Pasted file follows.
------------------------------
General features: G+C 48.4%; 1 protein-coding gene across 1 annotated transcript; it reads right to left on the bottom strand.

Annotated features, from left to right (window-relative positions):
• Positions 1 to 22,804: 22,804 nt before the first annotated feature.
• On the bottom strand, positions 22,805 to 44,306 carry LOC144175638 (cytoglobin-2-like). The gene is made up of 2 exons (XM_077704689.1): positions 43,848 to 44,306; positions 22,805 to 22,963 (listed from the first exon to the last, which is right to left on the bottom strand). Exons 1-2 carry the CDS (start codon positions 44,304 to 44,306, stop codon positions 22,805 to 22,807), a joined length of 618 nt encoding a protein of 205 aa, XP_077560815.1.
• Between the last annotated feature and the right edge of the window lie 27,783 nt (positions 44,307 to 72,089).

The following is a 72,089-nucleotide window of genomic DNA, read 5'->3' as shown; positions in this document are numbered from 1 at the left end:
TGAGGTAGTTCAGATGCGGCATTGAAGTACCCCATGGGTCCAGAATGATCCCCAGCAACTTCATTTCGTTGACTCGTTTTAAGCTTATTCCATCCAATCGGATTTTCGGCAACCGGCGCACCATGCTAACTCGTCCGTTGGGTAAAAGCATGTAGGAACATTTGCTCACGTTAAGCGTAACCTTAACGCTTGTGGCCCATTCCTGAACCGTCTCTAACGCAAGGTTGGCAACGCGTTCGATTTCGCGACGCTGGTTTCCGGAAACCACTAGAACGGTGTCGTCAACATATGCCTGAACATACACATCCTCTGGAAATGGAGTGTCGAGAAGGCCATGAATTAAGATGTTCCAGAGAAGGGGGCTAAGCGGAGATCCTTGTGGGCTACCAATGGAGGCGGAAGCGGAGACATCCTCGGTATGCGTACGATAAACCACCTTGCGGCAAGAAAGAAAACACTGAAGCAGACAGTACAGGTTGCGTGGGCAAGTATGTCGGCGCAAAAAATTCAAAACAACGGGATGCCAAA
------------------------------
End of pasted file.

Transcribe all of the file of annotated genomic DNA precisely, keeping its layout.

General features: G+C 48.4%; 1 protein-coding gene across 1 annotated transcript; it reads right to left on the bottom strand.

Annotated features, from left to right (window-relative positions):
• Positions 1 to 22,804: 22,804 nt before the first annotated feature.
• On the bottom strand, positions 22,805 to 44,306 carry LOC144175638 (cytoglobin-2-like). The gene is made up of 2 exons (XM_077704689.1): positions 43,848 to 44,306; positions 22,805 to 22,963 (listed from the first exon to the last, which is right to left on the bottom strand). Exons 1-2 carry the CDS (start codon positions 44,304 to 44,306, stop codon positions 22,805 to 22,807), a joined length of 618 nt encoding a protein of 205 aa, XP_077560815.1.
• Between the last annotated feature and the right edge of the window lie 27,783 nt (positions 44,307 to 72,089).

The following is a 72,089-nucleotide window of genomic DNA, read 5'->3' as shown; positions in this document are numbered from 1 at the left end:
TGAGGTAGTTCAGATGCGGCATTGAAGTACCCCATGGGTCCAGAATGATCCCCAGCAACTTCATTTCGTTGACTCGTTTTAAGCTTATTCCATCCAATCGGATTTTCGGCAACCGGCGCACCATGCTAACTCGTCCGTTGGGTAAAAGCATGTAGGAACATTTGCTCACGTTAAGCGTAACCTTAACGCTTGTGGCCCATTCCTGAACCGTCTCTAACGCAAGGTTGGCAACGCGTTCGATTTCGCGACGCTGGTTTCCGGAAACCACTAGAACGGTGTCGTCAACATATGCCTGAACATACACATCCTCTGGAAATGGAGTGTCGAGAAGGCCATGAATTAAGATGTTCCAGAGAAGGGGGCTAAGCGGAGATCCTTGTGGGCTACCAATGGAGGCGGAAGCGGAGACATCCTCGGTATGCGTACGATAAACCACCTTGCGGCAAGAAAGAAAACACTGAAGCAGACAGTACAGGTTGCGTGGGCAAGTATGTCGGCGCAAAAAATTCAAAACAACGGGATGCCAAA